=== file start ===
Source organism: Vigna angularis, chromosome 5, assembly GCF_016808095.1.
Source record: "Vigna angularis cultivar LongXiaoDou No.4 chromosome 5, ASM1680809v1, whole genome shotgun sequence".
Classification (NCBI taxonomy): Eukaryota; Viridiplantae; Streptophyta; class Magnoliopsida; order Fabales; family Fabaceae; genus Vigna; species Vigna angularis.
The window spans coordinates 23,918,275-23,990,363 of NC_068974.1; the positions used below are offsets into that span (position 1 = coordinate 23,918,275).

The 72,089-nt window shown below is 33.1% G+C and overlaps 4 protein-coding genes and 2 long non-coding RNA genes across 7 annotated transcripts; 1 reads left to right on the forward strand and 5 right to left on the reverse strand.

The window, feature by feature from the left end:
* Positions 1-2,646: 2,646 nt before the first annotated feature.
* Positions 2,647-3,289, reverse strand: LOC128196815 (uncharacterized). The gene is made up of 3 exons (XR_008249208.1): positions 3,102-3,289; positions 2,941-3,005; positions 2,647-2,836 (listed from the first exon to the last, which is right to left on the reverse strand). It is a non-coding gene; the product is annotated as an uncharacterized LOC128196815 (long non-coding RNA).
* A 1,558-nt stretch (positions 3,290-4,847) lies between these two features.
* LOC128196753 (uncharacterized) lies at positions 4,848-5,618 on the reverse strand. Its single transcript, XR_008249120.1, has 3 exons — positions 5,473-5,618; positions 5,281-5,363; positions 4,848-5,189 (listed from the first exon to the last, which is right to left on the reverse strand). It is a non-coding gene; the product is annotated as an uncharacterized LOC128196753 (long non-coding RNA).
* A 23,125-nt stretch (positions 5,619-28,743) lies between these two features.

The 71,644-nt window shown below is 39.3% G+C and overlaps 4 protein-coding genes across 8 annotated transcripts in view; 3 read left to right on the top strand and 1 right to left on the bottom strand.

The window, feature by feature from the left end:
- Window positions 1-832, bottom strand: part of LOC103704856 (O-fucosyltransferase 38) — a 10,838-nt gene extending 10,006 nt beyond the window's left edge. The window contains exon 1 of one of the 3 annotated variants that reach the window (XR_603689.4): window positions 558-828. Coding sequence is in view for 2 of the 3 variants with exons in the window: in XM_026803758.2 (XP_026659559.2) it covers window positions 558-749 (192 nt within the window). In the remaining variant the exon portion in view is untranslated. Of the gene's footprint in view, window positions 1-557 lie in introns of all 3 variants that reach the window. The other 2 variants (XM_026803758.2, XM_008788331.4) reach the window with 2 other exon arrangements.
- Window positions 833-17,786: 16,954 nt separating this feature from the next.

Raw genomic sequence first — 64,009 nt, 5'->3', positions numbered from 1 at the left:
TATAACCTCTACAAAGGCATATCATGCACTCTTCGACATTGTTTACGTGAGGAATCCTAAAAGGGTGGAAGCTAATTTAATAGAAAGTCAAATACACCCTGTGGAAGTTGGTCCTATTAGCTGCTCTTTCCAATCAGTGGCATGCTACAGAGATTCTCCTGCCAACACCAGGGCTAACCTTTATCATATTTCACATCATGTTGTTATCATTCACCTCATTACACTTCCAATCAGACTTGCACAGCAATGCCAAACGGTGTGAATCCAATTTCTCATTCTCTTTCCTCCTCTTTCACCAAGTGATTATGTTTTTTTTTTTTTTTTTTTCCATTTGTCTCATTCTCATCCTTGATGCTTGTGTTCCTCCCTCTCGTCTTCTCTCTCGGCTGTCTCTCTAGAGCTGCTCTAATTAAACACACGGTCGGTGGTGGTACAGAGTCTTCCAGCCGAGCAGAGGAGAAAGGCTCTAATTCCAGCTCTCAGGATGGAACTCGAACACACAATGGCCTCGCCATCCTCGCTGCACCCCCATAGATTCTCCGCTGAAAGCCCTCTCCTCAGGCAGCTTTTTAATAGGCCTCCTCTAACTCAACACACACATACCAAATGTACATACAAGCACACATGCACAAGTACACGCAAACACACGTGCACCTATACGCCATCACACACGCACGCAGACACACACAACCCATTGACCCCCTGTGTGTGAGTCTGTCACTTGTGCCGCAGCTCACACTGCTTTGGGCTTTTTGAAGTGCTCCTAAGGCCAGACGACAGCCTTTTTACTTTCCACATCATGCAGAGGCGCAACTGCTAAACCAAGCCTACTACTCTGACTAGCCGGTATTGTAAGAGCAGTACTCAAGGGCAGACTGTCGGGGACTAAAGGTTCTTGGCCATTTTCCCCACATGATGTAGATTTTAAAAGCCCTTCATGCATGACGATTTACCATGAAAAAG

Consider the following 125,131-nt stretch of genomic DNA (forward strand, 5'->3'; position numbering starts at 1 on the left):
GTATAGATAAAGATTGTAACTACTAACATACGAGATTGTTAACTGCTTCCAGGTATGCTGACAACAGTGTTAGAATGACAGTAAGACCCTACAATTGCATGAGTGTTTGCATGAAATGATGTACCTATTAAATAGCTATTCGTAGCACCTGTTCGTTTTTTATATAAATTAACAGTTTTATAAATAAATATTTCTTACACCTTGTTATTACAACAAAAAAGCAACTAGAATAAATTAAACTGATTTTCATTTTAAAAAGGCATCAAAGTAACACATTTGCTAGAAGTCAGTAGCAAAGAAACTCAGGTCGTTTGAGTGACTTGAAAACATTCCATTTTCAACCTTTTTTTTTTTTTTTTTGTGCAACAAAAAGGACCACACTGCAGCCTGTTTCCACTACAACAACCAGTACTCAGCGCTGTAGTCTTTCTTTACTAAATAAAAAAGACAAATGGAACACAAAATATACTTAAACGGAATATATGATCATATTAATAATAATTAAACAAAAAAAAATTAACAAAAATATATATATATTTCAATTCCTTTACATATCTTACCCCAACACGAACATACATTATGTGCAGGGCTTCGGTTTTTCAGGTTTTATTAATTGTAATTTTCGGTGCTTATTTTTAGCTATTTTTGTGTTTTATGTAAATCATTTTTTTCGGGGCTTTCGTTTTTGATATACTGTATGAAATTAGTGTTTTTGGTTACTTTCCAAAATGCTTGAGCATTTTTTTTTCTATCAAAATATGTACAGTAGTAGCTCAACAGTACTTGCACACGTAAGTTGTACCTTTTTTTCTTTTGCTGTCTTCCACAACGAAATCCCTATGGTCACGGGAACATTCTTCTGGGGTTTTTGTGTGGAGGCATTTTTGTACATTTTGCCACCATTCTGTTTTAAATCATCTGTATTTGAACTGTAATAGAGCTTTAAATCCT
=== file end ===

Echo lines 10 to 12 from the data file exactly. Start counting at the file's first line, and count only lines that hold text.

* LOC128196753 (uncharacterized) lies at positions 4,848-5,618 on the reverse strand. Its single transcript, XR_008249120.1, has 3 exons — positions 5,473-5,618; positions 5,281-5,363; positions 4,848-5,189 (listed from the first exon to the last, which is right to left on the reverse strand). It is a non-coding gene; the product is annotated as an uncharacterized LOC128196753 (long non-coding RNA).
* A 23,125-nt stretch (positions 5,619-28,743) lies between these two features.

The 71,644-nt window shown below is 39.3% G+C and overlaps 4 protein-coding genes across 8 annotated transcripts in view; 3 read left to right on the top strand and 1 right to left on the bottom strand.